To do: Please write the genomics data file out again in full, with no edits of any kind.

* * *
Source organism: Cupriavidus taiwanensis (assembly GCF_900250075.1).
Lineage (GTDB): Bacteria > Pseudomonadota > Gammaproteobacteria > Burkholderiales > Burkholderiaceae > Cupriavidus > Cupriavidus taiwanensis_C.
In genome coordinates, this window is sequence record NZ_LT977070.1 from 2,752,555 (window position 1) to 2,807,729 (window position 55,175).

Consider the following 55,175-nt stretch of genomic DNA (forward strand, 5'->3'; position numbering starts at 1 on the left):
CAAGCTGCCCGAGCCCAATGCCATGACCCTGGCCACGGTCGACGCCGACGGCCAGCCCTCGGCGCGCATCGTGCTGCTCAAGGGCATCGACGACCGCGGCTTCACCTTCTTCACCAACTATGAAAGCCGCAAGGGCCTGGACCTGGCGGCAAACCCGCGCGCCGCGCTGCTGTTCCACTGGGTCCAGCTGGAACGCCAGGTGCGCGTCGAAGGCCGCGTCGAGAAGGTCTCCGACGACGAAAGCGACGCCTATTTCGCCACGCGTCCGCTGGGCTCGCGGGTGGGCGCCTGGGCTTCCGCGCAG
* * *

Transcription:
Source organism: Cupriavidus taiwanensis (assembly GCF_900250075.1).
Lineage (GTDB): Bacteria > Pseudomonadota > Gammaproteobacteria > Burkholderiales > Burkholderiaceae > Cupriavidus > Cupriavidus taiwanensis_C.
In genome coordinates, this window is sequence record NZ_LT977070.1 from 2,752,555 (window position 1) to 2,807,729 (window position 55,175).

Consider the following 55,175-nt stretch of genomic DNA (forward strand, 5'->3'; position numbering starts at 1 on the left):
CAAGCTGCCCGAGCCCAATGCCATGACCCTGGCCACGGTCGACGCCGACGGCCAGCCCTCGGCGCGCATCGTGCTGCTCAAGGGCATCGACGACCGCGGCTTCACCTTCTTCACCAACTATGAAAGCCGCAAGGGCCTGGACCTGGCGGCAAACCCGCGCGCCGCGCTGCTGTTCCACTGGGTCCAGCTGGAACGCCAGGTGCGCGTCGAAGGCCGCGTCGAGAAGGTCTCCGACGACGAAAGCGACGCCTATTTCGCCACGCGTCCGCTGGGCTCGCGGGTGGGCGCCTGGGCTTCCGCGCAG